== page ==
Treat & Prevent Dementia with Gene Gresh

In this episode of The Functional Medicine Radio Show, Dr. Carri’s special guest Gene Gresh explains the importance of hormones and LDN for dementia and preventing dementia.

Gene Gresh practices as a research/compounding pharmacist and functional medicine practitioner in Vernon, CT. He owns and operates Pioneer Health Center.

Gene has been a registered pharmacist for over 38 years and, most importantly, is also certified in functional medicine. Gene’s practice is entirely non-sterile compounding with a specialty in Bio-identical Hormone Replacement, Pain Management, Low Dose Naltrexone (LDN), Nutri-genomics, and the Bredesen Protocol for reversing cognitive decline and Alzheimer’s disease.

Main Questions Asked about Treating & Preventing Dementia:

  • How can a compounding pharmacy help patients implement their Bredesen protocol?
  • What about the hormone component of the Bredesen protocol for dementia?
  • What about other hormones like pregnenolone, DHEA, and cortisol? How do these impact brain health?
  • What is a compounding pharmacy?
  • What is low dose naltrexone – LDN – and how can it help with dementia?
  • Can you talk about concussion, even a history of concussion, and underlying inflammation in the brain?
  • Can you talk about the autoimmune component of dementia?
  • What are the signs that a patient may do well on a trial of LDN?
  • What is Synapsin?

Key Points made by Gene about Treating & Preventing Dementia:

  • The whole philosophy behind bioidentical hormone replacement is that we’re actually taking the same identical chemicals – the hormones that our bodies produce.
  • Hormones are a big component with regards to dementia, as hormones are hugely important in brain function. They’re known as trophic factors in allowing our synapses to actually work.
  • Dr. John Lee coined the term, “Our hormones are like a symphony orchestra,” that they all work in concert with one another to create beautiful music when they’re in balance, but not such good music when they’re out of balance.
  • The term “within normal limits” probably is one of the worst terms ever invented because it makes you think that everything is fine.
  • We get to customize medication from the ground up and build therapies that fit the unique needs of each individual dementia patient.
  • One of the sad things about my experience in conventional medicine is it seems to be a one size fits all type model. What we’re learning is the uniqueness of individuals, there is no “normal” person.
  • The amazing thing about what LDN is, number one, the risks associated with this are so minimal, so small, and yet the potential benefits are so enormous.
  • LDN is one of the most amazing tools that I’ve seen and certainly with dementia is important because one of the things LDN does is it reduce inflammation at a very high level in the body.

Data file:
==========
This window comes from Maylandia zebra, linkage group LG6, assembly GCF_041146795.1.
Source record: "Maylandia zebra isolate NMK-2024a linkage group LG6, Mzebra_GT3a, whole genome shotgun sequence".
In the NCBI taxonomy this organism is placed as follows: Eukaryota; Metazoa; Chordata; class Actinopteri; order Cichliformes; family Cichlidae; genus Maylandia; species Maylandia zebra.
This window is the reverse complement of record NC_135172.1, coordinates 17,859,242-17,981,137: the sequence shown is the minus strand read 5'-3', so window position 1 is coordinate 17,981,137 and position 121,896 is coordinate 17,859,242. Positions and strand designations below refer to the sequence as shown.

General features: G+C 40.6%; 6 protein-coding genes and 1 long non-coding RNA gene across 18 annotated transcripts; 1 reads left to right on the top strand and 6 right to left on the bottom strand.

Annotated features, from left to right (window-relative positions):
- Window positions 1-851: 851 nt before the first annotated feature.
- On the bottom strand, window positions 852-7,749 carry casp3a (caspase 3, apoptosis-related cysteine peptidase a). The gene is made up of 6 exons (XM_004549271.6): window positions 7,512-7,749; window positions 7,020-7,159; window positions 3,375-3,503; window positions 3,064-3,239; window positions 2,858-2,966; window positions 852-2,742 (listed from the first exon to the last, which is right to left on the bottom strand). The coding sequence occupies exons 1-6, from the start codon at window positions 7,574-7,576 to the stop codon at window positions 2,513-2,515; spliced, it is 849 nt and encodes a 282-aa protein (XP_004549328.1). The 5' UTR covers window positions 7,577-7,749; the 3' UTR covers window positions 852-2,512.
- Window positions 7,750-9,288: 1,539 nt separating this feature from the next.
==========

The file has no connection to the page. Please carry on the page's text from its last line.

• Inflammation is one of the driving forces behind dementia.
  • When we take a tool like LDN it works in so many different ways in the body.
  • There are some that would categorize Alzheimer’s as an autoimmune type condition.
  • What I love about LDN is it doesn’t suppress an immune system; it actually optimizes it so that it actually helps it work better than just suppressing it.
  • At this point with what I’ve seen in the hundreds of patients that we’ve used LDN with, that there isn’t a patient out there that I think wouldn’t benefit from a trial of LDN. Why I say that is we have patients tell us that their energy is better, that their thinking is clearer, that their mood is improved.
  • What Synapsin was designed to do was to get into the brain and down-regulate the glial cells, to kind of quell them and have them calm down. In doing so, all sorts of conditions can be improved.
  • Reach out and get in touch with your compounding pharmacy. Most patients and most practitioners don’t even know what compounding pharmacies are.
  • I would encourage anybody who has a loved one that is concerned about dementia to go out and buy Dr. Bredesen’s book.
  • The signs and symptoms of Alzheimer’s can be detected many years before the onset of a disease – that’s the time that we want to really start implementing a lot of our practices. To prevent the onset of Alzheimer’s would be even better than trying to treat it.
  • I am so passionate about functional medicine. In my career as a conventional pharmacist, I’ve seen the limitations of our conventional model.
  • I believe that functional medicine is the future – when we actually pay attention to what’s creating the problems and change those factors, we’re much better off than trying to treat the symptoms using a pharmacological agent.

Resources Mentioned for Treating & Preventing Dementia:

Interview – Alzheimer’s Prevention and Treatment with Dr. Dale Bredesen

Book – The End of Alzheimer’s: The First Program to Prevent and Reverse Cognitive Decline

LDN Research Trust Organization

Gene’s website

Book – Reclaim Your Energy and Feel Normal Again

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